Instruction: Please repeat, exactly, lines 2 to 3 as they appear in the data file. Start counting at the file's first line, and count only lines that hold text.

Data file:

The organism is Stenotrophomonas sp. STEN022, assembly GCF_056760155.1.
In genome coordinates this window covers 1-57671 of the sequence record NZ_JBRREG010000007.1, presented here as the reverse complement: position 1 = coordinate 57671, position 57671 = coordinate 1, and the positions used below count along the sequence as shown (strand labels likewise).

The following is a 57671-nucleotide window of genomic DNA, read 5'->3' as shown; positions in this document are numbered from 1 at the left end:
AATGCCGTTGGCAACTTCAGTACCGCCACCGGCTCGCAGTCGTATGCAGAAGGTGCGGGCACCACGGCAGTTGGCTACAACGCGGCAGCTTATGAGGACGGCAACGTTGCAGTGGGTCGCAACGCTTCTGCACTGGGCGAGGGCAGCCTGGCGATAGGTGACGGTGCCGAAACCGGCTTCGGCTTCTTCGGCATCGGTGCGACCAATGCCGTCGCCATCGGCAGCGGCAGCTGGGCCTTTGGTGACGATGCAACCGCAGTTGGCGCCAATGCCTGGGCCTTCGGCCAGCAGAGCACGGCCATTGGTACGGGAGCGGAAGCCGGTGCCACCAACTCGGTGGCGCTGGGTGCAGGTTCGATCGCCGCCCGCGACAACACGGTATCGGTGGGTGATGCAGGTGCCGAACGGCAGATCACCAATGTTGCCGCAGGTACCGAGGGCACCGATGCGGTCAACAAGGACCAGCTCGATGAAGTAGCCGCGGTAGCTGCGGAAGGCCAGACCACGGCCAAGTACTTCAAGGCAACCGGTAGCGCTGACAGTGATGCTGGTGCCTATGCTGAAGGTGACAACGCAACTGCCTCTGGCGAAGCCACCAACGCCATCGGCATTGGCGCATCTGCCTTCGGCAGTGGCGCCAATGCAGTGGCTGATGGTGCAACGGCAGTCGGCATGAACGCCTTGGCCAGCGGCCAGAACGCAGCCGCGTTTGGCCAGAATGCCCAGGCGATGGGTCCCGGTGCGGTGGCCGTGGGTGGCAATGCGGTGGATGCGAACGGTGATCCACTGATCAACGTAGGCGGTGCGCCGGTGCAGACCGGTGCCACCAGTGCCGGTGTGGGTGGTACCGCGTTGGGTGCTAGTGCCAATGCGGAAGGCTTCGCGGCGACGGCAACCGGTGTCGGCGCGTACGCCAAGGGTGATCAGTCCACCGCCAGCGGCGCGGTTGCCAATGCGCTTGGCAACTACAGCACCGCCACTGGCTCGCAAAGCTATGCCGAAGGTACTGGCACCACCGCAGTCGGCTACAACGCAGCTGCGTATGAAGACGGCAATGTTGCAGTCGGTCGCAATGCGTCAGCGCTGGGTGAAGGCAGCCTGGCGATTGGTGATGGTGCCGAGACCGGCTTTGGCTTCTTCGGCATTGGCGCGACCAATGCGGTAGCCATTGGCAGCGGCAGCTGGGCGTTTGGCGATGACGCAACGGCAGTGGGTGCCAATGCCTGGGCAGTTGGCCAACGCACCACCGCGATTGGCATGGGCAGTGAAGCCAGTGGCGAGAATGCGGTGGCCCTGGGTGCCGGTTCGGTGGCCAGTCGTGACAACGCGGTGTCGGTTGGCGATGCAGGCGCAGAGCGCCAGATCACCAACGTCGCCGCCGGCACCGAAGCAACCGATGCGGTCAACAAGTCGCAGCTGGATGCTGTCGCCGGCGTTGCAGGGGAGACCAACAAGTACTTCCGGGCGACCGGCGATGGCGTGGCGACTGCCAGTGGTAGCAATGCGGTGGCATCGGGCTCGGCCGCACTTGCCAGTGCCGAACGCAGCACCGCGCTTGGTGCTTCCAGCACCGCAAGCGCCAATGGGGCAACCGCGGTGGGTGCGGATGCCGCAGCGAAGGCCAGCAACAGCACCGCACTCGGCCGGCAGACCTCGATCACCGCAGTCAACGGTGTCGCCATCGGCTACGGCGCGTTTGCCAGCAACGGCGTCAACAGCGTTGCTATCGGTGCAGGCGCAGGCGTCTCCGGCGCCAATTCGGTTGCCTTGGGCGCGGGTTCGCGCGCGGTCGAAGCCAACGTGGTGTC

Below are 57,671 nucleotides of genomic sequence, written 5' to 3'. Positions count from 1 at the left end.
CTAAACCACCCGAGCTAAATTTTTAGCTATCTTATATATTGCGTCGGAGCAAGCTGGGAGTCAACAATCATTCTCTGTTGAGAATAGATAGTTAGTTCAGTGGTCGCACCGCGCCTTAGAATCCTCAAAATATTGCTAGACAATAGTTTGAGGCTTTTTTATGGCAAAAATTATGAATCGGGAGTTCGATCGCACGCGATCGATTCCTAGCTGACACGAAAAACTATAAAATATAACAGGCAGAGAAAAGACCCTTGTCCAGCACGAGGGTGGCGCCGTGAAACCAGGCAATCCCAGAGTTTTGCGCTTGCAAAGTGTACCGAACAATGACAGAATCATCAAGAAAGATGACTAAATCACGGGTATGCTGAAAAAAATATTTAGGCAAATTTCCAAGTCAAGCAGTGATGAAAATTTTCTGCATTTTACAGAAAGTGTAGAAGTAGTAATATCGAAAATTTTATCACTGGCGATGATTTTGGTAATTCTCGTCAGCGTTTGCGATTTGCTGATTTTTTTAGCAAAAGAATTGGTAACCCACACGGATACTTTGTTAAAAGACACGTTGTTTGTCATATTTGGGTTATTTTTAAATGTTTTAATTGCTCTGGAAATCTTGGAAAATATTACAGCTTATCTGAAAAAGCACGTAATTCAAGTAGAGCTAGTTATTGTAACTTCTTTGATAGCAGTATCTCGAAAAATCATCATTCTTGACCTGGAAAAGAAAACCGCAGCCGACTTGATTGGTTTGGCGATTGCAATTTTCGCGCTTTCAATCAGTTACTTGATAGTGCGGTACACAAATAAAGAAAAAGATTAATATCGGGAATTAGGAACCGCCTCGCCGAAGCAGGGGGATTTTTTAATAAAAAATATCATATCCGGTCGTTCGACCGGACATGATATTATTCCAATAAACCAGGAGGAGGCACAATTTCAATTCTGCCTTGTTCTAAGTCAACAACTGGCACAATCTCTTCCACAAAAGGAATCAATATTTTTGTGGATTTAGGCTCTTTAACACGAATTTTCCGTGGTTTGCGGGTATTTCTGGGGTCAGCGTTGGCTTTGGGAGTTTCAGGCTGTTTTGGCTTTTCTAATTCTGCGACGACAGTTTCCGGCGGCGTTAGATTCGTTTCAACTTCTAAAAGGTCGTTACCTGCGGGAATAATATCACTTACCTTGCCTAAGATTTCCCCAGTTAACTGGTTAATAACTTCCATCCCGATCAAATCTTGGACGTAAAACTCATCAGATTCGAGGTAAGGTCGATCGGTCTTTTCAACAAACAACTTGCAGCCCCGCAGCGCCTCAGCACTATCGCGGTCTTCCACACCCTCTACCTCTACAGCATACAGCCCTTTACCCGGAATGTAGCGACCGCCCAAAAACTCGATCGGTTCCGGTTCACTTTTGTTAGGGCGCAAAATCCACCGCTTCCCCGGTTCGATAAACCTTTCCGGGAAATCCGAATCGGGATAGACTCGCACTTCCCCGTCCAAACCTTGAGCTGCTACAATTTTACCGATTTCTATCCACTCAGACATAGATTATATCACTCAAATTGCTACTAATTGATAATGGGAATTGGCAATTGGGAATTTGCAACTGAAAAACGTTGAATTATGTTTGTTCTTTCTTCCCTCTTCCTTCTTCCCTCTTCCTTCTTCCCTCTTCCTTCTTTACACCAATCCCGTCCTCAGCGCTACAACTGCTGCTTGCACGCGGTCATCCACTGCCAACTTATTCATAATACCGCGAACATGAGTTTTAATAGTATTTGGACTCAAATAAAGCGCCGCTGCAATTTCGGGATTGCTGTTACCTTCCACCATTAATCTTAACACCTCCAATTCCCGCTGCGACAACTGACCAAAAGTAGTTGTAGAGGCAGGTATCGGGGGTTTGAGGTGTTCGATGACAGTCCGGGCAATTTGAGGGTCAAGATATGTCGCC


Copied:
In genome coordinates this window covers 1-57671 of the sequence record NZ_JBRREG010000007.1, presented here as the reverse complement: position 1 = coordinate 57671, position 57671 = coordinate 1, and the positions used below count along the sequence as shown (strand labels likewise).

The following is a 57671-nucleotide window of genomic DNA, read 5'->3' as shown; positions in this document are numbered from 1 at the left end: